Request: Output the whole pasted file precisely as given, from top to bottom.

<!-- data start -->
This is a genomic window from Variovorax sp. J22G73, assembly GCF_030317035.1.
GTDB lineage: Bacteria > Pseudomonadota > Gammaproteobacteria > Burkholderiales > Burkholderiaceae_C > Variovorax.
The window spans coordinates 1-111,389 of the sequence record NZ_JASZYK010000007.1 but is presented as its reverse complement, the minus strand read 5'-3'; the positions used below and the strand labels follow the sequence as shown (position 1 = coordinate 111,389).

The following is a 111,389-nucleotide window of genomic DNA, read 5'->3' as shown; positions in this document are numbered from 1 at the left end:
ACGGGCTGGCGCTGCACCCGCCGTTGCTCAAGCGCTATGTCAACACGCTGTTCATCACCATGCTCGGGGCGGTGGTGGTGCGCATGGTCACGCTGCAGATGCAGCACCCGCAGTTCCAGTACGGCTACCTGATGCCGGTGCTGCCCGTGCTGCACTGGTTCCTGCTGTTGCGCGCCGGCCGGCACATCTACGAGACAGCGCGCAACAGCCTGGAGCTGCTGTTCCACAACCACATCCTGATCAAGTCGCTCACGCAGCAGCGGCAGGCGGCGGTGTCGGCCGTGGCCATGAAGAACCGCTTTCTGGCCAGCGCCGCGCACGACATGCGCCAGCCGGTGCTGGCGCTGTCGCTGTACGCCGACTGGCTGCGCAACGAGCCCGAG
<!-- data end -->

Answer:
This is a genomic window from Variovorax sp. J22G73, assembly GCF_030317035.1.
GTDB lineage: Bacteria > Pseudomonadota > Gammaproteobacteria > Burkholderiales > Burkholderiaceae_C > Variovorax.
The window spans coordinates 1-111,389 of the sequence record NZ_JASZYK010000007.1 but is presented as its reverse complement, the minus strand read 5'-3'; the positions used below and the strand labels follow the sequence as shown (position 1 = coordinate 111,389).

The following is a 111,389-nucleotide window of genomic DNA, read 5'->3' as shown; positions in this document are numbered from 1 at the left end:
ACGGGCTGGCGCTGCACCCGCCGTTGCTCAAGCGCTATGTCAACACGCTGTTCATCACCATGCTCGGGGCGGTGGTGGTGCGCATGGTCACGCTGCAGATGCAGCACCCGCAGTTCCAGTACGGCTACCTGATGCCGGTGCTGCCCGTGCTGCACTGGTTCCTGCTGTTGCGCGCCGGCCGGCACATCTACGAGACAGCGCGCAACAGCCTGGAGCTGCTGTTCCACAACCACATCCTGATCAAGTCGCTCACGCAGCAGCGGCAGGCGGCGGTGTCGGCCGTGGCCATGAAGAACCGCTTTCTGGCCAGCGCCGCGCACGACATGCGCCAGCCGGTGCTGGCGCTGTCGCTGTACGCCGACTGGCTGCGCAACGAGCCCGAG